In a 1974 letter to John Felstiner, Duncan wrote “The sonnet ‘form’ i.e. the shape of the sonnet conveys as such the classical mode of stillness—we read it as such” (n.p.). Felstiner had sought Duncan’s commentary on a translation he was at the time embarked on of Rilke’s sonnet Archaïscher Torso Apollos, which concludes with perhaps the most famous and most imitated turn in modern poetry: Du musst dein Leben ändern (“You must change your life”). Duncan characterizes this moment in the poem as a “sign”: “the music of the poem projects a vision in being seen, a lure of the god, that is a counterpart of a visionary and oracular dream” (n.p.). The “stillness” of the sonnet, like that of the Greek torso, is paradoxically animated by “the music of the poem,” like the music that drives Duncan’s “fairy ship” into vision: “Whose sails ride before music as if it were our will.” The curious syntax of that line may represent the most mysterious Duncanian turn of all, the turn from the music of words toward the image, for it seems to show how the music of a line of poetry is prior and primordial to the things it mimetically presents to the eye. Music opens the poem and makes “our mortal heads” each glad instead of fearful “To be so far abroad from what he was.” As Felstiner notes, “In Archaïscher Torso Apollos we do not look in order to see. Instead, our look opens us to the gaze of another” (n.p.)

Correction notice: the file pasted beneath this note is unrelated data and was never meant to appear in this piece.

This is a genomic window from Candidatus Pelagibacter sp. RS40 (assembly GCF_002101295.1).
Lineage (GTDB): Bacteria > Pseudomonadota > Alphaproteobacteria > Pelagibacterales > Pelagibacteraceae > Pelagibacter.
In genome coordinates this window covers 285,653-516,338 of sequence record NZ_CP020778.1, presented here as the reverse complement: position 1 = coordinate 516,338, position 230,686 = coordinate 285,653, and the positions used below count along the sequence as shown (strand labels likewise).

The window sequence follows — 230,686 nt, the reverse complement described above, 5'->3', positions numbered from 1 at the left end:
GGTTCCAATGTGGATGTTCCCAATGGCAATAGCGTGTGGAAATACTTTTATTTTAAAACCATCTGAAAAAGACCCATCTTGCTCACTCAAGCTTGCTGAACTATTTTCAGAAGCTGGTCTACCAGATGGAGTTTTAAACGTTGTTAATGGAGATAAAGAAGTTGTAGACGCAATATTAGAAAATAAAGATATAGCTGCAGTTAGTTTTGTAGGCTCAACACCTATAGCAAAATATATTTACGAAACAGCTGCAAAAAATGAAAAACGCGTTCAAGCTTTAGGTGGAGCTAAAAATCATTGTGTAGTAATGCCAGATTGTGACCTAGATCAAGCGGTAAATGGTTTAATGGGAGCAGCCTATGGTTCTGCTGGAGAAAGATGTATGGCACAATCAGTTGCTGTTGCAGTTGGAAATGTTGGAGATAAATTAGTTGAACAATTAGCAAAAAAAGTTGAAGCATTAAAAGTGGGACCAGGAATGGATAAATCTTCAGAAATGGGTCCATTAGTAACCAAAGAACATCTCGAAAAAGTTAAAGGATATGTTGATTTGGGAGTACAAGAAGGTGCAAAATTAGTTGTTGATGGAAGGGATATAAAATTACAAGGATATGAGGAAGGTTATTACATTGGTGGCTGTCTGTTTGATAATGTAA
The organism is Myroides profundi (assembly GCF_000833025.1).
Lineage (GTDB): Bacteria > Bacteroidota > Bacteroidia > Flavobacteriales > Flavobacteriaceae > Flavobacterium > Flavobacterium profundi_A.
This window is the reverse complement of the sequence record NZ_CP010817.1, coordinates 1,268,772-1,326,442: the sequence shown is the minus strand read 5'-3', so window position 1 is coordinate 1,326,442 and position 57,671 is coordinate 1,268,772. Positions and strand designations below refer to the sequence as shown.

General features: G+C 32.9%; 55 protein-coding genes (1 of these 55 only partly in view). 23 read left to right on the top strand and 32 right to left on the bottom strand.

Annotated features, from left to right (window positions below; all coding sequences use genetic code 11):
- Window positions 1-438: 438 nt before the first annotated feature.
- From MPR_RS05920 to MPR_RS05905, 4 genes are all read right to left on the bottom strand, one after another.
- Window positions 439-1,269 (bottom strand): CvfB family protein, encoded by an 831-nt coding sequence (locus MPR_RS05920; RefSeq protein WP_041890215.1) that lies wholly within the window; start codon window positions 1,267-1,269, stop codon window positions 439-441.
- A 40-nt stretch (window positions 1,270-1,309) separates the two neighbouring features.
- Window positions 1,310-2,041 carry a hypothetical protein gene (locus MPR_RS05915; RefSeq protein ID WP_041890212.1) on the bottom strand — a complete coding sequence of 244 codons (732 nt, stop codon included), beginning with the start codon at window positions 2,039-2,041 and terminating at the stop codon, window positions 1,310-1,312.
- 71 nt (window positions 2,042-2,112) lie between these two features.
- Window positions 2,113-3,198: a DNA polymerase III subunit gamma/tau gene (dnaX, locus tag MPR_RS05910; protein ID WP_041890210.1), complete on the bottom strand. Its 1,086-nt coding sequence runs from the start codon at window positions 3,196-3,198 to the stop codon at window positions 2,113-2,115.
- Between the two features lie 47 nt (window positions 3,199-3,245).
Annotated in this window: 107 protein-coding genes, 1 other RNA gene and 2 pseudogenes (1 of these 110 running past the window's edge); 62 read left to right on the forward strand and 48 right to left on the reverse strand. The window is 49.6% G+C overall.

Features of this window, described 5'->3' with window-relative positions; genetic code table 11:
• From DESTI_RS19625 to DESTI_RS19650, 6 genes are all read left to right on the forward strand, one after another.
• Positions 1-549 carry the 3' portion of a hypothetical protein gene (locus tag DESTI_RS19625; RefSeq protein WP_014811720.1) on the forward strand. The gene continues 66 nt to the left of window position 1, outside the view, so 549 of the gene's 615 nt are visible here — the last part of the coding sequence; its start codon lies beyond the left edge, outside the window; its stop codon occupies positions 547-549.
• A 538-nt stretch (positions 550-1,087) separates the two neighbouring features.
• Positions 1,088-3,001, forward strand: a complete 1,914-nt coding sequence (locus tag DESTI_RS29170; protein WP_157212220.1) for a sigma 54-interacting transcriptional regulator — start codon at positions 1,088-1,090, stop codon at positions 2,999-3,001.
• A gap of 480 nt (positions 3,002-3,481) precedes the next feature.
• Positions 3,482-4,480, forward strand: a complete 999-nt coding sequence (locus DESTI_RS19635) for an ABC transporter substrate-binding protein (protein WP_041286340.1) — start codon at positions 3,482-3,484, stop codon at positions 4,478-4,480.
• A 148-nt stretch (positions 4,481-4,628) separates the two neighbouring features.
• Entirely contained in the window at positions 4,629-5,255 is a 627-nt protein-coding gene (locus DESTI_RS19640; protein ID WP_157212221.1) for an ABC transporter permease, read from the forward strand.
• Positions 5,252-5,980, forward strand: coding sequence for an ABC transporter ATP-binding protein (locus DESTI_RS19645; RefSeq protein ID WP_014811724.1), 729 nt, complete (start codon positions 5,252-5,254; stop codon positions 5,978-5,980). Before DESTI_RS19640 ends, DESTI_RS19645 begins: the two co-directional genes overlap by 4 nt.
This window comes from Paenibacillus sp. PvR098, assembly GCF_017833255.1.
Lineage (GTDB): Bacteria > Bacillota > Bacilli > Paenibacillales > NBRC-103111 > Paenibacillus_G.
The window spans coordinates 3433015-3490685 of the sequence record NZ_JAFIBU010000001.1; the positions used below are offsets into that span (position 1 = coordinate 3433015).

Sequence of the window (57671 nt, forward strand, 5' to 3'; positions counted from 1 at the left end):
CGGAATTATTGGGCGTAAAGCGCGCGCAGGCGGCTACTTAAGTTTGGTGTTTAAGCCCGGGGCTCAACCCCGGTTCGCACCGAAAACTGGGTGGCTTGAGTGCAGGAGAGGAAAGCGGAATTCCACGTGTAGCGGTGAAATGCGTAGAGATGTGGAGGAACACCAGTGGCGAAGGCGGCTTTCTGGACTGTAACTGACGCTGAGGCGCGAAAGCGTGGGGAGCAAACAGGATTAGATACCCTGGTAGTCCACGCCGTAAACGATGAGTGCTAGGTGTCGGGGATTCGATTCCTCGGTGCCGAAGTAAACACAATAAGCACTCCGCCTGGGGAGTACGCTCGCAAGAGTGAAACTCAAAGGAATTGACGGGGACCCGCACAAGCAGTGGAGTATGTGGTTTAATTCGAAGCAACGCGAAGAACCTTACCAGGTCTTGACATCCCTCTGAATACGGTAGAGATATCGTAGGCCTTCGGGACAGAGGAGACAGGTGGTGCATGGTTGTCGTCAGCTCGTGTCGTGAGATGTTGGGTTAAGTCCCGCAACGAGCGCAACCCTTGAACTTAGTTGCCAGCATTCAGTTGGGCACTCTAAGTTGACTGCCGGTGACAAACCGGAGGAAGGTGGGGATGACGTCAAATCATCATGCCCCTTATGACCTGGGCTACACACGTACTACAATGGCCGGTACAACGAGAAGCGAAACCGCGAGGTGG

The excessiveness of the lack marking the torso in Rilke’s poem, that eyeless transfixing Other, is transformed by Duncan into an object of desire in “Passages 18: The Torso”: “For my Other is not a woman but a man” (Bending the Bow 65). In “Sonnet 3 (from Dante’s Sixth Sonnet),” however, desire is suspended in the time of loss. For the poem is at its most strained in the moment before the turn back toward Dante, in its penultimate sentence: “And that we might have ever at our call / Those youths we have celebrated to play Eros / And erased to lament in the passing of things.” The wish-sonnet here tips toward elegy, acknowledging the impossibility of the fellowship it imagines and of recapturing “Those youths” (the poets’ own youths? Or young men, objects of desire? Both!). Elegy means consolation, and the consolation suggested here is a curious one. The flip side of Eros is “lament,” a Rilkean word if we recall the “world of lament” created by Orpheus in his great poem “Orpheus. Eurydice. Hermes”: a world “in which / all nature reappeared,” terribly mirrored in the agony of the poet’s love (Mitchell 51). And so the turn that comes in the final strophe of Duncan’s sonnet is a real turn after all, staining the “themes… of Love” with the darkness of terror and erotic loss, so that the fairy light of the poem, a golden vanity or revolving lure, leads the reader into a far more open and perilous experience than the poem’s rather slight model would seem to promise.